While it's true that Theravada generally focuses on the individual aspects of kamma since the vast majority of the teachings in the Pali Canon deal with actions on an individual level (e.g., AN 5.57, MN 61, MN 136, etc.), there is one section at the beginning of DN 16, dealing with the "the growth of the Vajjis," that seems to allude to a type of collective kamma at a 'national' level, i.e., the Buddha asks Ananda if the Vajjis as whole do certain things (which are arguably skillful actions), and after Ananda answers yes, the Buddha states that, "So long, Ananda, as this is the case, the growth of the Vajjis is to be expected, not their decline." The Buddha doesn't call it collective kamma, of course, but I think the general principle is there.
That said, the subject of collective kamma bothers me for a number of reasons. It's not that I think it's impossible for there to be a concentration of individual kammic results in one place, due to the combined actions of a cohesive whole, such as from the citizens of a country. I think it's a valid frame of reference and can help motive people to be more socially engaged in their community/society. But even so, I still tend to view them as individual actions with individual results that are, or least appear to be, similar (i.e., nations don't have intentions, the citizens of those nation do). Furthermore, the idea of collective kamma bothers me when people use it unskillfully, e.g., when people harbour intense guilt for actions that they themselves didn't commit, and then end up creating more suffering for themselves by cultivating unwholesome mental states in the belief that they're somehow responsible, perhaps out of a desire to be punished or something.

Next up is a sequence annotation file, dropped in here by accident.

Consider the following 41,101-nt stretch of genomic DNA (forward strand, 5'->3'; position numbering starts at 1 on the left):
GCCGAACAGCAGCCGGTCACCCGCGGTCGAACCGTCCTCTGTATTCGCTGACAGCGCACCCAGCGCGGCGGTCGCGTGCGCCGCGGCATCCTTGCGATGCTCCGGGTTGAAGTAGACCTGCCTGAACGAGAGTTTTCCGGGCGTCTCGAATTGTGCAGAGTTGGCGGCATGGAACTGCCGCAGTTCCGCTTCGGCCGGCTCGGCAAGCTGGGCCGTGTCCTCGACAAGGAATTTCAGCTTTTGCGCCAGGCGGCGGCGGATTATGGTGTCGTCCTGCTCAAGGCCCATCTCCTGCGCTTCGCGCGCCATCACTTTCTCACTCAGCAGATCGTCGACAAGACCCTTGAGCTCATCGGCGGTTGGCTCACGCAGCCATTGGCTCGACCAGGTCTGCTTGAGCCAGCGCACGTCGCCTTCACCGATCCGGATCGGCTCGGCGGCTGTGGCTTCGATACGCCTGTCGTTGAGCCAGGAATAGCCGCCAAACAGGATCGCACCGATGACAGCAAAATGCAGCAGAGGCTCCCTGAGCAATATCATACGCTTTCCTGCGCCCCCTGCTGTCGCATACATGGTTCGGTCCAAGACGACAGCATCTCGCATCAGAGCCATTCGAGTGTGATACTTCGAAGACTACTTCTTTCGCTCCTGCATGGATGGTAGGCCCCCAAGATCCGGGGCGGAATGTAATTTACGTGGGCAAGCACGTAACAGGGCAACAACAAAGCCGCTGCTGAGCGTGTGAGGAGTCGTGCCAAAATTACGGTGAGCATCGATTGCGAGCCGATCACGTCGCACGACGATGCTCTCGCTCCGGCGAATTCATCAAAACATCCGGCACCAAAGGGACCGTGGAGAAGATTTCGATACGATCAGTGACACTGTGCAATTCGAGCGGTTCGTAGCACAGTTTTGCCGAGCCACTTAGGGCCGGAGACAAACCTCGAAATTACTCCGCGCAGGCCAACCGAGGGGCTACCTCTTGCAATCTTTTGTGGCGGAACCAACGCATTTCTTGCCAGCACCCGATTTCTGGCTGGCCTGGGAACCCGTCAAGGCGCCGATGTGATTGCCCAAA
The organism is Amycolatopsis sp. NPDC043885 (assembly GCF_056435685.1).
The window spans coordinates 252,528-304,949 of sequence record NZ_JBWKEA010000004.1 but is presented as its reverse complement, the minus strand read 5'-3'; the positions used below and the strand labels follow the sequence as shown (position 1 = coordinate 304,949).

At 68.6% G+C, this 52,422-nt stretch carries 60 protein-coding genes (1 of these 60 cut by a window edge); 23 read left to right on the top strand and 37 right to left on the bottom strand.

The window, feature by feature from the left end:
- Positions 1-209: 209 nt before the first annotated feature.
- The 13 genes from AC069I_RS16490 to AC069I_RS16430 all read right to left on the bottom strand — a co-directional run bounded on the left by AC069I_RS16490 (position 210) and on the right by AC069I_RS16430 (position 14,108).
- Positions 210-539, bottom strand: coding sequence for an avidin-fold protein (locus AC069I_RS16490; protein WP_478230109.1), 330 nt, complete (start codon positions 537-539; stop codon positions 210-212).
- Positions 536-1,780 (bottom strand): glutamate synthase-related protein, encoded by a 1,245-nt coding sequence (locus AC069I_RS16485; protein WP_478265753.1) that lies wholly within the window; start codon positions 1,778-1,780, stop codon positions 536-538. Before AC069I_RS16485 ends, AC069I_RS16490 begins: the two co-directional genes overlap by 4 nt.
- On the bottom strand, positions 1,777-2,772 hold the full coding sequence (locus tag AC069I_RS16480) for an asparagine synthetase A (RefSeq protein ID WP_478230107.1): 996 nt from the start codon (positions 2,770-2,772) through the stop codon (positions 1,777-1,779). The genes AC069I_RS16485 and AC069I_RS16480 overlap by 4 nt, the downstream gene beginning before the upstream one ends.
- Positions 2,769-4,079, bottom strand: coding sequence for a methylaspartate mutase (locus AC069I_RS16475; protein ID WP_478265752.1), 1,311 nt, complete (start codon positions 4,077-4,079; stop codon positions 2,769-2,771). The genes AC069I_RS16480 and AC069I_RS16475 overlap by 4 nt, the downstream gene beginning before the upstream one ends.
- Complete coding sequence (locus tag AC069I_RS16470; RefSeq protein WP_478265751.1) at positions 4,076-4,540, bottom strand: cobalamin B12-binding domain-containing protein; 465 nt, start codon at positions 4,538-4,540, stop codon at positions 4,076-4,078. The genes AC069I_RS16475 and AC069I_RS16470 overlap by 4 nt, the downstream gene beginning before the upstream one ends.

I think that if people use the idea of collective kamma in a skillful way, such as being more active in their country's politics to help steer public policy, giving humanitarian aide, etc., it can be a good thing that helps to lessen suffering all around. But given the tendency of people to harbour guilt in numerous and often unwholesome ways, I feel that the idea of collective kamma can do more harm than good, such as leading to taking on the 'weight of the world' when what we really want to do is cast our burdens aside. I think if we view the teachings on kamma as teachings about personal responsibility, that our actions not only affect ourselves but those around us, then we're on the right track. When it comes to carrying the guilt of other's misdeeds, however, I think that's a self-imposed burden that we needn't bear. We can't change the past, we can only control how we act right here, right now; and I believe using the past as a lesson in how not to make the same mistakes is sufficient.